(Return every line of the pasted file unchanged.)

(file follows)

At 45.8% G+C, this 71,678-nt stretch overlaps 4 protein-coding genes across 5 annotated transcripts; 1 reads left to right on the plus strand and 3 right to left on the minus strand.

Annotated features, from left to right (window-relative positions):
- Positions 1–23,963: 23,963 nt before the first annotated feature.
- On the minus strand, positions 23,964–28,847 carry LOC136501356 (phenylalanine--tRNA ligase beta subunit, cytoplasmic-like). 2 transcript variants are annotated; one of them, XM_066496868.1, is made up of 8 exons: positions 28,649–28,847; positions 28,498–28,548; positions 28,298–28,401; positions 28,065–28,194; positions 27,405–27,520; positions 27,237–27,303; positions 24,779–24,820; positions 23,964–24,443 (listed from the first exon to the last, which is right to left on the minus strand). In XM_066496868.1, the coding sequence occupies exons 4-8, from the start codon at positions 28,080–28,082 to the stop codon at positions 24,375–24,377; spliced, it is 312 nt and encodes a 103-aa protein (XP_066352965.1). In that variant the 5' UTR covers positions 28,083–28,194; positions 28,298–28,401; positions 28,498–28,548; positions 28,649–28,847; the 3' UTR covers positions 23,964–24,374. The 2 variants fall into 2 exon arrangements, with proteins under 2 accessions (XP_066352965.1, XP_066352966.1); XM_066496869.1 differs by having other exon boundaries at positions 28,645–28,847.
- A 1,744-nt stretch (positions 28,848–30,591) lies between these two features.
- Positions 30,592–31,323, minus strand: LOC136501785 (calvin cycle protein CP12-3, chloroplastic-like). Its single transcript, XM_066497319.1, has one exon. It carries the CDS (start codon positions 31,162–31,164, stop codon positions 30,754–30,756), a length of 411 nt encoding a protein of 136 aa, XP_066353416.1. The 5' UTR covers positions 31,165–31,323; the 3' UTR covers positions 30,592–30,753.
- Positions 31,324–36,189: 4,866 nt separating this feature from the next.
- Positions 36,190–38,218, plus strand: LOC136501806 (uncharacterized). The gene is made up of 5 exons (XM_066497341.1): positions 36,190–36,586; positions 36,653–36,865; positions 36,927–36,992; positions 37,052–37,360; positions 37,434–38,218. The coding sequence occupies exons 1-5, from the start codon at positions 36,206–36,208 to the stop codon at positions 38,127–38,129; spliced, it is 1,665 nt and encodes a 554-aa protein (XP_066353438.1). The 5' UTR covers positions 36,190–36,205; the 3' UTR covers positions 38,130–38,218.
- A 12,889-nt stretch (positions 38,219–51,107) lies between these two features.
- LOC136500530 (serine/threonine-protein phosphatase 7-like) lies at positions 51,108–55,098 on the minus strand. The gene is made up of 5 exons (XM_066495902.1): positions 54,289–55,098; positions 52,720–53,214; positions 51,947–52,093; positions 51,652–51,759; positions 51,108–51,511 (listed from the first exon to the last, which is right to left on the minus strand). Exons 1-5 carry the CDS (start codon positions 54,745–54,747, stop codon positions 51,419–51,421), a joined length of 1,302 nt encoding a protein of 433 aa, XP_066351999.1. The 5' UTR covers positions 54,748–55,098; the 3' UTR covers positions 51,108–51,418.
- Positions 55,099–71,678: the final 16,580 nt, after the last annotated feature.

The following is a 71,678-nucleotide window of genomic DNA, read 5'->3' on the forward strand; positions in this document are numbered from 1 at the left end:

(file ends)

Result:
At 45.8% G+C, this 71,678-nt stretch overlaps 4 protein-coding genes across 5 annotated transcripts; 1 reads left to right on the plus strand and 3 right to left on the minus strand.

Annotated features, from left to right (window-relative positions):
- Positions 1–23,963: 23,963 nt before the first annotated feature.
- On the minus strand, positions 23,964–28,847 carry LOC136501356 (phenylalanine--tRNA ligase beta subunit, cytoplasmic-like). 2 transcript variants are annotated; one of them, XM_066496868.1, is made up of 8 exons: positions 28,649–28,847; positions 28,498–28,548; positions 28,298–28,401; positions 28,065–28,194; positions 27,405–27,520; positions 27,237–27,303; positions 24,779–24,820; positions 23,964–24,443 (listed from the first exon to the last, which is right to left on the minus strand). In XM_066496868.1, the coding sequence occupies exons 4-8, from the start codon at positions 28,080–28,082 to the stop codon at positions 24,375–24,377; spliced, it is 312 nt and encodes a 103-aa protein (XP_066352965.1). In that variant the 5' UTR covers positions 28,083–28,194; positions 28,298–28,401; positions 28,498–28,548; positions 28,649–28,847; the 3' UTR covers positions 23,964–24,374. The 2 variants fall into 2 exon arrangements, with proteins under 2 accessions (XP_066352965.1, XP_066352966.1); XM_066496869.1 differs by having other exon boundaries at positions 28,645–28,847.
- A 1,744-nt stretch (positions 28,848–30,591) lies between these two features.
- Positions 30,592–31,323, minus strand: LOC136501785 (calvin cycle protein CP12-3, chloroplastic-like). Its single transcript, XM_066497319.1, has one exon. It carries the CDS (start codon positions 31,162–31,164, stop codon positions 30,754–30,756), a length of 411 nt encoding a protein of 136 aa, XP_066353416.1. The 5' UTR covers positions 31,165–31,323; the 3' UTR covers positions 30,592–30,753.
- Positions 31,324–36,189: 4,866 nt separating this feature from the next.
- Positions 36,190–38,218, plus strand: LOC136501806 (uncharacterized). The gene is made up of 5 exons (XM_066497341.1): positions 36,190–36,586; positions 36,653–36,865; positions 36,927–36,992; positions 37,052–37,360; positions 37,434–38,218. The coding sequence occupies exons 1-5, from the start codon at positions 36,206–36,208 to the stop codon at positions 38,127–38,129; spliced, it is 1,665 nt and encodes a 554-aa protein (XP_066353438.1). The 5' UTR covers positions 36,190–36,205; the 3' UTR covers positions 38,130–38,218.
- A 12,889-nt stretch (positions 38,219–51,107) lies between these two features.
- LOC136500530 (serine/threonine-protein phosphatase 7-like) lies at positions 51,108–55,098 on the minus strand. The gene is made up of 5 exons (XM_066495902.1): positions 54,289–55,098; positions 52,720–53,214; positions 51,947–52,093; positions 51,652–51,759; positions 51,108–51,511 (listed from the first exon to the last, which is right to left on the minus strand). Exons 1-5 carry the CDS (start codon positions 54,745–54,747, stop codon positions 51,419–51,421), a joined length of 1,302 nt encoding a protein of 433 aa, XP_066351999.1. The 5' UTR covers positions 54,748–55,098; the 3' UTR covers positions 51,108–51,418.
- Positions 55,099–71,678: the final 16,580 nt, after the last annotated feature.

The following is a 71,678-nucleotide window of genomic DNA, read 5'->3' on the forward strand; positions in this document are numbered from 1 at the left end: